In his playbill notes for Strangeloop Theatre’s Strangers and Romance, director Doug Long states that this is playwright Barb Lhota’s time in Chicago theatre. Indeed, with two other productions besides Strangers currently running in the Windy City, Lhota is certainly a very present local playwright. But even if the two one acts that comprise Lhota’s refreshing Strangers and Romance were the only theatrical evidence on display, they would still undoubtedly ascertain her warm skill and humor soaked honesty.
The initial vignette of Strangers and Romance opens up on empty train station platform where a seemingly random couple engages in a game of mysterious role play. Soon, though, the couple’s familiarity is revealed and it is eventually implied that a dark secret lurks beneath their inventive imaginings. Here, Lhota allows her female character, Maddie, a sense of strength and resolve missing from Madison, her male counterpart. It is only through Maddie’s determination that she and Madison will be able to face down their past and continue into an uncertain future.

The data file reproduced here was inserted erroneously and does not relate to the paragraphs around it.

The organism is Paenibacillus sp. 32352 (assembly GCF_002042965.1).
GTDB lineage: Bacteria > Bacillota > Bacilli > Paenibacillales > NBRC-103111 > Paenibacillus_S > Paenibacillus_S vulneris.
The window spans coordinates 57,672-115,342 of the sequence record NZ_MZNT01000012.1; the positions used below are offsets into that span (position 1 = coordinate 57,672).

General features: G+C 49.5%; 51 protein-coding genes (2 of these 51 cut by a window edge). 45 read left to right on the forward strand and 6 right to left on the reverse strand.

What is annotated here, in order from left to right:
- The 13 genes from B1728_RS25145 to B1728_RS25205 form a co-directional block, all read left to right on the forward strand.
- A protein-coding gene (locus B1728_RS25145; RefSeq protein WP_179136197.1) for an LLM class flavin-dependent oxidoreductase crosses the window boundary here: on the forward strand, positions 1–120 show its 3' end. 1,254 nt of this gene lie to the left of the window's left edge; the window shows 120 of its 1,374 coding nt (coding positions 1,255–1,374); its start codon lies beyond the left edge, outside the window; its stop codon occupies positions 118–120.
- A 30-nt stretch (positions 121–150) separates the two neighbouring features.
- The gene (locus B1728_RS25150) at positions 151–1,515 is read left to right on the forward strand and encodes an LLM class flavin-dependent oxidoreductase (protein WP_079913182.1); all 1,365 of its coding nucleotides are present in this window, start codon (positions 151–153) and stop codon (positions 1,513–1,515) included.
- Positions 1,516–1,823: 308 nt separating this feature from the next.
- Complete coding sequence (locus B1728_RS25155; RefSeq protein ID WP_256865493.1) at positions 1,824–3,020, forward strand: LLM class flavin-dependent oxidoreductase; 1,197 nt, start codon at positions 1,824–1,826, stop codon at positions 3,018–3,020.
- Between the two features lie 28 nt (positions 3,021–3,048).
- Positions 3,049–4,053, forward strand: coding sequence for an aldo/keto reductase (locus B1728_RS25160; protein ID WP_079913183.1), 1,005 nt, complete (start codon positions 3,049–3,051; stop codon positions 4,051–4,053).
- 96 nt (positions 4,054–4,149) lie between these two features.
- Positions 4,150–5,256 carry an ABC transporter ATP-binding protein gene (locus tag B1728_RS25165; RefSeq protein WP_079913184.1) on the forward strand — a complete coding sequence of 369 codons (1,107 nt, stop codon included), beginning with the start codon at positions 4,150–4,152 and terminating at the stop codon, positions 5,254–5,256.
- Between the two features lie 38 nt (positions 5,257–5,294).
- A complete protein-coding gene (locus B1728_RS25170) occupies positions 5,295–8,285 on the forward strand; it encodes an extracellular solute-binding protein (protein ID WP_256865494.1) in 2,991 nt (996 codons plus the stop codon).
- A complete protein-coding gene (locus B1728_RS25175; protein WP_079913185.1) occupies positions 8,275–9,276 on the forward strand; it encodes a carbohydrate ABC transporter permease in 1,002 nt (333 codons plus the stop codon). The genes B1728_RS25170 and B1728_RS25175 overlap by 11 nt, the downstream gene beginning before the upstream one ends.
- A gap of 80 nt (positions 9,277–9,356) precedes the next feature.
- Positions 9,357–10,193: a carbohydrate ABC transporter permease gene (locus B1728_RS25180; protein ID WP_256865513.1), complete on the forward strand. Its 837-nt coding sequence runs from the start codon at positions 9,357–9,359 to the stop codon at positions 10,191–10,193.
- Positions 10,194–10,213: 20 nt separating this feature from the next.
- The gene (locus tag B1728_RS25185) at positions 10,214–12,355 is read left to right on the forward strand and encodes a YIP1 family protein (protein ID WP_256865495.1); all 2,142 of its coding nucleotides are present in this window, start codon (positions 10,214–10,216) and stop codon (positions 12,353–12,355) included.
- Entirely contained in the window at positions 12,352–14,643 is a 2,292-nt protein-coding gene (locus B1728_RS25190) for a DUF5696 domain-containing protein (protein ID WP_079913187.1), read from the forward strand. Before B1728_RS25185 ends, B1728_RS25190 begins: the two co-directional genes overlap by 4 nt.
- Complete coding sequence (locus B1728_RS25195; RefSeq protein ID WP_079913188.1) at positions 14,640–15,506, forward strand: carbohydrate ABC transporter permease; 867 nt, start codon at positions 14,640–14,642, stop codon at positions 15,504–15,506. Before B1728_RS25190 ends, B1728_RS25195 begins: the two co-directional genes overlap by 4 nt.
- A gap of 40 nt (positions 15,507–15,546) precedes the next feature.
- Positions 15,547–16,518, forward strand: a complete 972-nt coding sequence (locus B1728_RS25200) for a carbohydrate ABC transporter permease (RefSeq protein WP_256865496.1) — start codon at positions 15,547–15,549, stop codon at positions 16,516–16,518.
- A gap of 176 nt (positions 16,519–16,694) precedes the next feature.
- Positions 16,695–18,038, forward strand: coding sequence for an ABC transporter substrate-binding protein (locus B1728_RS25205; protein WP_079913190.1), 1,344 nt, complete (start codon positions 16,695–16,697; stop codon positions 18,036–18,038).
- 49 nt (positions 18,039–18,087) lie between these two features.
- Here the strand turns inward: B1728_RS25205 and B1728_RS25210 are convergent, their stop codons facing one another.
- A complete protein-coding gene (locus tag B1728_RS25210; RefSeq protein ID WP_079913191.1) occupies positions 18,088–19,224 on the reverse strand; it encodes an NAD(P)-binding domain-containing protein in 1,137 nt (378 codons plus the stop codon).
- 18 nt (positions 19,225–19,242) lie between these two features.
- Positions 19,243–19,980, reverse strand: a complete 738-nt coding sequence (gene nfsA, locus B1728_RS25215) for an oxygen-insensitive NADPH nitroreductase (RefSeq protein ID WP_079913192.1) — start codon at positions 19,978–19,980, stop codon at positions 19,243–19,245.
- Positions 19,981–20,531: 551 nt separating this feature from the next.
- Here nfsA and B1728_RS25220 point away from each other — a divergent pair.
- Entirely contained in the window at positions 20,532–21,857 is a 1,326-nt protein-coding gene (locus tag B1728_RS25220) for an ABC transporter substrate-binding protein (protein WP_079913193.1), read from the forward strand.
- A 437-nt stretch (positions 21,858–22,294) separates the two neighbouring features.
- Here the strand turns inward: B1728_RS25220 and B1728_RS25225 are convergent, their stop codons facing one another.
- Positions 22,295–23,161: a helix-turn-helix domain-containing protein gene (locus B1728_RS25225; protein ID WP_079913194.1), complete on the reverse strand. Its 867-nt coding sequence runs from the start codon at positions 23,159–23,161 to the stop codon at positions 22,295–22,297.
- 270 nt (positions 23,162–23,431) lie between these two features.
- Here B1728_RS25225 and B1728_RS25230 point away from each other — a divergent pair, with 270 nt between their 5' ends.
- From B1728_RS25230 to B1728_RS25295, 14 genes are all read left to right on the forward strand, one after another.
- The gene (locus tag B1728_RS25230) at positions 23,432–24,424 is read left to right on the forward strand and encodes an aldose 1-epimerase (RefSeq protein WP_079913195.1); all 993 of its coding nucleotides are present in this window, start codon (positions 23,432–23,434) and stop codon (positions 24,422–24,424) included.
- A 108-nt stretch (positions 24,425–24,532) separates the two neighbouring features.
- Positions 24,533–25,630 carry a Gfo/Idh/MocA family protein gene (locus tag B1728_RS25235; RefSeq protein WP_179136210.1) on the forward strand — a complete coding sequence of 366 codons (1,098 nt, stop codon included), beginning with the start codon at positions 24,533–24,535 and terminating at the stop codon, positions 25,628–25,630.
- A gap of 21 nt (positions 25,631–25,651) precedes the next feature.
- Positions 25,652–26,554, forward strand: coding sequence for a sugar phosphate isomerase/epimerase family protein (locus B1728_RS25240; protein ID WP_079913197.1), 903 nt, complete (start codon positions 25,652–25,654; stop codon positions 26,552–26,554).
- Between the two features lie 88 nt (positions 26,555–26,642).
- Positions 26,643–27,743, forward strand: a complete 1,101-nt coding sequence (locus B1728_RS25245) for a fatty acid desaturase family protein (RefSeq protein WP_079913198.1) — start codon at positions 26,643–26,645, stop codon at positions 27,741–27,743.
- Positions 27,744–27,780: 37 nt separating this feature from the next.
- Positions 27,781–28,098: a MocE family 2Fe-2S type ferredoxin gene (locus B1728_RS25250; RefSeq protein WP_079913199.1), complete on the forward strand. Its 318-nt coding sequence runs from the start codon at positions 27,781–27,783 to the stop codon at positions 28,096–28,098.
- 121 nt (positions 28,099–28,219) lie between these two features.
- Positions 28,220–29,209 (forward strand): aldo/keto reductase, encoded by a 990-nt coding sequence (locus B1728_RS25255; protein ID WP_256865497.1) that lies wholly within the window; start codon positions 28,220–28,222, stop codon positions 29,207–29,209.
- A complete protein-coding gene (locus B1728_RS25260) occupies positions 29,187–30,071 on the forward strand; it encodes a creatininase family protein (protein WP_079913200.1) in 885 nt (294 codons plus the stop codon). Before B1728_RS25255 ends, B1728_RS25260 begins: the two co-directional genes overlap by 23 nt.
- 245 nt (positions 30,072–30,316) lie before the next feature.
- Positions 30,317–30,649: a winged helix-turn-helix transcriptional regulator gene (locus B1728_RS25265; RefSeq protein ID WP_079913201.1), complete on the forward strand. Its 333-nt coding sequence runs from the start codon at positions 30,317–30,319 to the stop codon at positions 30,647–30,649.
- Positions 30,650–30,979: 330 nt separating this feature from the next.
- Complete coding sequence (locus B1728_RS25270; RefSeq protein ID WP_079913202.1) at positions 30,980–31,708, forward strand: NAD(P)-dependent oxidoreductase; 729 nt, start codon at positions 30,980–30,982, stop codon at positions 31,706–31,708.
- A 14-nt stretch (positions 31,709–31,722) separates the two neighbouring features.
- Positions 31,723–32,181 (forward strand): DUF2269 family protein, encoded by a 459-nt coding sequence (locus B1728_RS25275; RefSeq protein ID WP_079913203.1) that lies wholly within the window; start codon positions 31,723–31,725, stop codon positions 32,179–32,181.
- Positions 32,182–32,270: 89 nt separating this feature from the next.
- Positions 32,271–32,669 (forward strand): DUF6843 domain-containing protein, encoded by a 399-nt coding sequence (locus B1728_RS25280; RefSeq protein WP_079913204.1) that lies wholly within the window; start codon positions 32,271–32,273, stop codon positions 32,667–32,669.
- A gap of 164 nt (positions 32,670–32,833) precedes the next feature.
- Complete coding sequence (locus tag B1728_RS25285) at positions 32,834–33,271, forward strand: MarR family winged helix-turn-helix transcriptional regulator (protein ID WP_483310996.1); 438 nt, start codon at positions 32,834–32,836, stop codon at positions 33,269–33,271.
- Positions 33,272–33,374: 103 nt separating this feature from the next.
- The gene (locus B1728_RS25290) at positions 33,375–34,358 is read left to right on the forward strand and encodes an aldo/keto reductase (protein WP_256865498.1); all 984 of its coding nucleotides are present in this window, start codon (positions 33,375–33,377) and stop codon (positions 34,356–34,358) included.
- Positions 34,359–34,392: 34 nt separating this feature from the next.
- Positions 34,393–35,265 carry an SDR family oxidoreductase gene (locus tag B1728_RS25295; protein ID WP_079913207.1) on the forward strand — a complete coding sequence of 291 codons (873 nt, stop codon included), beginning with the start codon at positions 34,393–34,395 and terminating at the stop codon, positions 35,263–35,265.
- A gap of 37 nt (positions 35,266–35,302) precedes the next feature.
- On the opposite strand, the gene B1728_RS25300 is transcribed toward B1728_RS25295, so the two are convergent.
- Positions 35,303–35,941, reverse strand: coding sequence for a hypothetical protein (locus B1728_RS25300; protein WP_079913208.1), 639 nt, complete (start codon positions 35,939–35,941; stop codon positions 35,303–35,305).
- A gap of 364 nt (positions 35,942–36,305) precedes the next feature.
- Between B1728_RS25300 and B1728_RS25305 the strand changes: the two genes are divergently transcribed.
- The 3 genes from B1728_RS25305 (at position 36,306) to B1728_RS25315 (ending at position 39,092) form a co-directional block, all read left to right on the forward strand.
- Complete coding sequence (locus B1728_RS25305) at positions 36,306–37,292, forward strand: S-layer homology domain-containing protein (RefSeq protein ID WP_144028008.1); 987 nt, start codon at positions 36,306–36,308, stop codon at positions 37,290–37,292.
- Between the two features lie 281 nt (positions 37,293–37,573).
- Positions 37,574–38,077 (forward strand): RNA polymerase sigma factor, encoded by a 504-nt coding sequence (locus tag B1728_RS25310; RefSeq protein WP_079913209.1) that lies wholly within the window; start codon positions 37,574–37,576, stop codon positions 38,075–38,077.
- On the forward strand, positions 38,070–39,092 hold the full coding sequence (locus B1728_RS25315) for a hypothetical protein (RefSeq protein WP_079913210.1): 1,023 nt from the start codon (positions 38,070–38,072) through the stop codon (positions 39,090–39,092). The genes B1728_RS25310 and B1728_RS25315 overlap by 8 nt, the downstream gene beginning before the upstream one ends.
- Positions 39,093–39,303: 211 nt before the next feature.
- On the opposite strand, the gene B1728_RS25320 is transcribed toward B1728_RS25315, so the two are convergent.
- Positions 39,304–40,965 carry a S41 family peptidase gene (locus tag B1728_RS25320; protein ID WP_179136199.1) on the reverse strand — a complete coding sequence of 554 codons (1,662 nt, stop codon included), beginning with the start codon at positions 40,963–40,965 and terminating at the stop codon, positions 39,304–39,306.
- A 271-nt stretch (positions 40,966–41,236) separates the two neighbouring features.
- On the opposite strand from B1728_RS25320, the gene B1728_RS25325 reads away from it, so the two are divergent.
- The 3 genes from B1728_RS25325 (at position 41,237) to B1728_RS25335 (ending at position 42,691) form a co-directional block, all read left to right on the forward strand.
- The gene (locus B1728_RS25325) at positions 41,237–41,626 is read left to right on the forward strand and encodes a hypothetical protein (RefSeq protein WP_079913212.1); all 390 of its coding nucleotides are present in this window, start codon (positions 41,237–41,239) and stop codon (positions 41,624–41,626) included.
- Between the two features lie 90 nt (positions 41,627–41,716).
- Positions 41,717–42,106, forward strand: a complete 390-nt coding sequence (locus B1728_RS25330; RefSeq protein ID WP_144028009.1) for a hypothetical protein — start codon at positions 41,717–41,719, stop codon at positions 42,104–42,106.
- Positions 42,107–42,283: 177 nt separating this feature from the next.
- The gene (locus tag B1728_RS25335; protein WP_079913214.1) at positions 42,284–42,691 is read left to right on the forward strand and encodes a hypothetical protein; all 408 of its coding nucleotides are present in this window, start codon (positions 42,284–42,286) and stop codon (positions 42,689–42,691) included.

In the more comical second scenario, an uptight woman is interrupted in her all night vigil in a darkened church by a drunken stranger. Popping with dialogue that brims with mystery and comical energy, the two soon break through each other’s defenses and reveal themselves as only two foreigners can.
Director Long directs each piece with free economy and grace and guides each of his performers to moments of transcendent truth. If Tony Ketcham, as Madison in the show’s first half, and Stacie Barra, as the seemingly rigid Miriam in the show’s second installment, create the most indelible characters, it is only due to the support of their scene partners, Misti Patrella and Timothy C. Arros. Indeed, Ketcham’s throat catching sorrow and Barra’s insane sense of comic timing may have you crying both tears of sorrow and of joy.
Strangers and Romance runs until September 18 at the Trap Door Theatre on 1655 W. Cortland in Chicago. Tickets for the show are $10-$15 and can be purchased at strangelooptheatre.org or by calling 773-757-6689. —Brian Kirst